[swift-evolution] Proposal: Remove % operator for floating-point types
scanon at apple.com
Fri Dec 18 15:23:03 CST 2015
One of my long-term goals is for the standard library to provide (nearly) full support for all IEEE 754 required operations, which would include something similar to what you suggest. I’d like to address those bindings under a separate proposal, however, in order to keep this one simple.
> On Dec 18, 2015, at 4:19 PM, Jacob Bandes-Storch <jtbandes at gmail.com> wrote:
> Hi Steve,
> I like this idea because it removes a potential "gotcha" / unexpected behavior, and it will encourage people not to do stuff like this with floating-point numbers. (Somewhat like the clang analyzer's security.FloatLoopCounter <http://clang-analyzer.llvm.org/available_checks.html#security_checkers> tries to do.) The remainder() behavior makes sense to me.
> However, I think it'd be nice for the standard library to continue exposing this behavior, if possible, rather than requiring the user to "import Darwin" or "import Glibc". Can these remain as methods on the built-in floating-point types, perhaps like .mod() and .remainder(), so they can be used if truly desired?
> On Fri, Dec 18, 2015 at 1:12 PM, Stephen Canon via swift-evolution <swift-evolution at swift.org <mailto:swift-evolution at swift.org>> wrote:
> Hi everybody —
> I’d like to propose removing the “%” operator for floating-point types.
> While C and C++ do not provide the “%” operator for floating-point types, many newer languages do (Java, C#, and Python, to name just a few). Superficially this seems reasonable, but there are severe gotchas when % is applied to floating-point data, and the results are often extremely surprising to unwary users. C and C++ omitted this operator for good reason. Even if you think you want this operator, it is probably doing the wrong thing in subtle ways that will cause trouble for you in the future.
> The % operator on integer types satisfies the division algorithm axiom: If b is non-zero and q = a/b, r = a%b, then a = q*b + r. This property does not hold for floating-point types, because a/b does not produce an integral value. If it did produce an integral value, it would need to be a bignum type of some sort (the integral part of DBL_MAX / DBL_MIN, for example, has over 2000 bits or 600 decimal digits).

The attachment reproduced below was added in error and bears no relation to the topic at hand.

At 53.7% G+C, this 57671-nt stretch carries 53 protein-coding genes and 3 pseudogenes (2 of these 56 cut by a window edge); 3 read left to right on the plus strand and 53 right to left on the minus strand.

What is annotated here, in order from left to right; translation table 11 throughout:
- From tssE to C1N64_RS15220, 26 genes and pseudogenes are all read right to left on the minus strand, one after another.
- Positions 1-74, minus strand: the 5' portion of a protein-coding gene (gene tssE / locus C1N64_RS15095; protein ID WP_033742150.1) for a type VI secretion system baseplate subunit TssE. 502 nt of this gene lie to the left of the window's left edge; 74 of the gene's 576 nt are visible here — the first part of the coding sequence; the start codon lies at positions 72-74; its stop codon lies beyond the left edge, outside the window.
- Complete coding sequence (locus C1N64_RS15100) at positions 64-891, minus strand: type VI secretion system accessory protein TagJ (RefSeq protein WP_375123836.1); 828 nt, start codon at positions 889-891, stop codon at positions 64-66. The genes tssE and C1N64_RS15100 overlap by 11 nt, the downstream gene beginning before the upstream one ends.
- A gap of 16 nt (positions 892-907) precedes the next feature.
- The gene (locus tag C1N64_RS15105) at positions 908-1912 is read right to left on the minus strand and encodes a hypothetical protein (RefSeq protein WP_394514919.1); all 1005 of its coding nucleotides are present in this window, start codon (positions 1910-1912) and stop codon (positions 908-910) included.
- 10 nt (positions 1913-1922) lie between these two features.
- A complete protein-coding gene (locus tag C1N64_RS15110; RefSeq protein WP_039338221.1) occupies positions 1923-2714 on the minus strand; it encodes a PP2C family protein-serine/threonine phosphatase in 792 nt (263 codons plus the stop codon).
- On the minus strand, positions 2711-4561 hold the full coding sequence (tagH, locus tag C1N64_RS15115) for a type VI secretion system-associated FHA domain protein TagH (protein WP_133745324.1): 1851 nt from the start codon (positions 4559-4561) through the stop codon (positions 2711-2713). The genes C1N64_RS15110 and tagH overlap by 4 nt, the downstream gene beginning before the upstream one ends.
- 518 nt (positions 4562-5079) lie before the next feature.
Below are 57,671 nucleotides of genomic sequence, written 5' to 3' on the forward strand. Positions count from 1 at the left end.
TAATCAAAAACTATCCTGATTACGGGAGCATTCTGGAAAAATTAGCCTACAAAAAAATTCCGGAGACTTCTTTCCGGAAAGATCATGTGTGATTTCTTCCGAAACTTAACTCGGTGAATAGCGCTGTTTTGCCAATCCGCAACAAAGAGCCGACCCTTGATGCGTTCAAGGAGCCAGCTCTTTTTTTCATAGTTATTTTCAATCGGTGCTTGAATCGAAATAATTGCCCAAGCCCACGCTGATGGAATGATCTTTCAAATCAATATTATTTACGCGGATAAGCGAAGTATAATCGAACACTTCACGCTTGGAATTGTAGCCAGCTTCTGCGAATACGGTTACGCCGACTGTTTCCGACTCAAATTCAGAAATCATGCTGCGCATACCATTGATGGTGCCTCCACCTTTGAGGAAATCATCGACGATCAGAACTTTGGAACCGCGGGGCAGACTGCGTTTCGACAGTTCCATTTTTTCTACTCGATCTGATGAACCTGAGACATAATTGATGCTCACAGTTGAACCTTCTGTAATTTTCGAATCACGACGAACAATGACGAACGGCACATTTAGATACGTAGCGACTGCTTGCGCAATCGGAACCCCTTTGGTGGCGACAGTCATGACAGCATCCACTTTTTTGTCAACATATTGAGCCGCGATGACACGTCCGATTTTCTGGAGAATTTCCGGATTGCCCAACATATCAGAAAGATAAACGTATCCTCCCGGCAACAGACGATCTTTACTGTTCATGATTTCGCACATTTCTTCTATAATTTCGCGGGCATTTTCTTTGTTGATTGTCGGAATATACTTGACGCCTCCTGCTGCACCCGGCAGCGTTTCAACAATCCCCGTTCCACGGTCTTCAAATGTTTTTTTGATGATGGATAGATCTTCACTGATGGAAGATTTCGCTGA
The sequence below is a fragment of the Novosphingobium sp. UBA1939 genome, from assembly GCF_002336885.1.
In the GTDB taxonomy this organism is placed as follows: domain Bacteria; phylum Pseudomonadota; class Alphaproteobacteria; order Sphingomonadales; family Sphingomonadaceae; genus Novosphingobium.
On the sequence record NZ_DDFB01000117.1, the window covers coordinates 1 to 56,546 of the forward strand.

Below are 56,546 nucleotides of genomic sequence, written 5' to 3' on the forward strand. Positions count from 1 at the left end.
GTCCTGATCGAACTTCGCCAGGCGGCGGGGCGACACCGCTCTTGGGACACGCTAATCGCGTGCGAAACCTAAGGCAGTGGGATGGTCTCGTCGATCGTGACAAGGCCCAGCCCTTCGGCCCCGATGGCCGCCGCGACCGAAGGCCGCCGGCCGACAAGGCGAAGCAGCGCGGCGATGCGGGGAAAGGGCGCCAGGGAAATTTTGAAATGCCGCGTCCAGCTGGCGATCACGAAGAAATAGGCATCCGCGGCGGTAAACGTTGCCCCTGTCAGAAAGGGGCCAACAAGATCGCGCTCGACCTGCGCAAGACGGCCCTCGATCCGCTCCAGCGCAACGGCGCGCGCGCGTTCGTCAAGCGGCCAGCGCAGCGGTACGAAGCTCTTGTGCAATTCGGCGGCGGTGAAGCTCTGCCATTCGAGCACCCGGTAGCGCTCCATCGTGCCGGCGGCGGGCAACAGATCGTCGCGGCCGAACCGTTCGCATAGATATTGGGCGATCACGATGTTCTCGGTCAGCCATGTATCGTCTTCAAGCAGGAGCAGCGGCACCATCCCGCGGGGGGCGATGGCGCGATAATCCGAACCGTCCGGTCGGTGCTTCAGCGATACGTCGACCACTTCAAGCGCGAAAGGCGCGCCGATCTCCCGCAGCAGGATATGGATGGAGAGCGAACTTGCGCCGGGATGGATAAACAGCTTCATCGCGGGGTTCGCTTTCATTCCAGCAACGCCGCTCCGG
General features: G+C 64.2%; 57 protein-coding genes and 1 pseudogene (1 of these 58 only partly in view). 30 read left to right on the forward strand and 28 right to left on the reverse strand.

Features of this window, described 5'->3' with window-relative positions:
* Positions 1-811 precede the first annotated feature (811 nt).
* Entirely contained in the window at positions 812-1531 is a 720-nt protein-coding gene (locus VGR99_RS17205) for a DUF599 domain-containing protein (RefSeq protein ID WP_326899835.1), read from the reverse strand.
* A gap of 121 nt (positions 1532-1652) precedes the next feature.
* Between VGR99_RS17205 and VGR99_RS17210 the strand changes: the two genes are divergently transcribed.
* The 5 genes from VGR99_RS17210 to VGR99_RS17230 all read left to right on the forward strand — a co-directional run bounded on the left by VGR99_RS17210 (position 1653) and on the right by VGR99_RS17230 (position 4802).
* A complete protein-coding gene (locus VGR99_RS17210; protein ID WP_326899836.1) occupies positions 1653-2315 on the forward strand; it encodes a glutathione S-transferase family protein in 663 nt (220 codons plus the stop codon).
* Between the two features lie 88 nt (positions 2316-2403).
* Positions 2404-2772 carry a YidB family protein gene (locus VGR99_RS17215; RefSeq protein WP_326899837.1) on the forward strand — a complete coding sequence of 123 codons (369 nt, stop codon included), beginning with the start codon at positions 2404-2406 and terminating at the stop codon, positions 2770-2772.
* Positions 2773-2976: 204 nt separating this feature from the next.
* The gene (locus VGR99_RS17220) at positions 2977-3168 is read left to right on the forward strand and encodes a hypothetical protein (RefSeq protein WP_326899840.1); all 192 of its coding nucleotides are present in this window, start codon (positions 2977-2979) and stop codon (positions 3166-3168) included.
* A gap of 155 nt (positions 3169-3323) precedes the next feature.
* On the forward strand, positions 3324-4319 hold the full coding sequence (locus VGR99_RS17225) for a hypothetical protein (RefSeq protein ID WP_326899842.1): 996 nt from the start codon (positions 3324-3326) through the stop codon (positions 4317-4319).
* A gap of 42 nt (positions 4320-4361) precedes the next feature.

> Even if a bignum type were returned, or if we ignore the loss of the division algorithm axiom, % would still be deeply flawed. Whereas people are generally used to modest rounding errors in floating-point arithmetic, because % is not continuous small errors are frequently enormously magnified with catastrophic results:
> (swift) 10.0 % 0.1
> // r0 : Double = 0.0999999999999995 // What?!
> [Explanation: 0.1 cannot be exactly represented in binary floating point; the actual value of “0.1” is 0.1000000000000000055511151231257827021181583404541015625. Other than that rounding, the entire computation is exact.]
> Proposed Approach:
> Remove the “%” operator for floating-point types. The operation is still be available via the C standard library fmod( ) function (which should be mapped to a Swiftier name, but that’s a separate proposal).
> Alternative Considered:
> Instead of binding “%” to fmod( ), it could be bound to remainder( ), which implements the IEEE 754 remainder operation; this is just like fmod( ), except instead of returning the remainder under truncating division, it returns the remainder of round-to-nearest division, meaning that if a and b are positive, remainder(a,b) is in the range [-b/2, b/2] rather than [0, b). This still has a large discontinuity, but the discontinuity is moved away from zero, which makes it much less troublesome (that’s why IEEE 754 standardized this operation):
> (swift) remainder(1, 0.1)
> // r1 : Double = -0.000000000000000055511151231257827 // Looks like normal floating-point rounding
> The downside to this alternative is that now % behaves totally differently for integer and floating-point data, and of course the division algorithm still doesn’t hold.
> Remove the % operator for floating-point types in Swift 3. Add a warning in Swift 2.2 that points out the replacement fmod(a, b).
> Thanks for your feedback,
> – Steve
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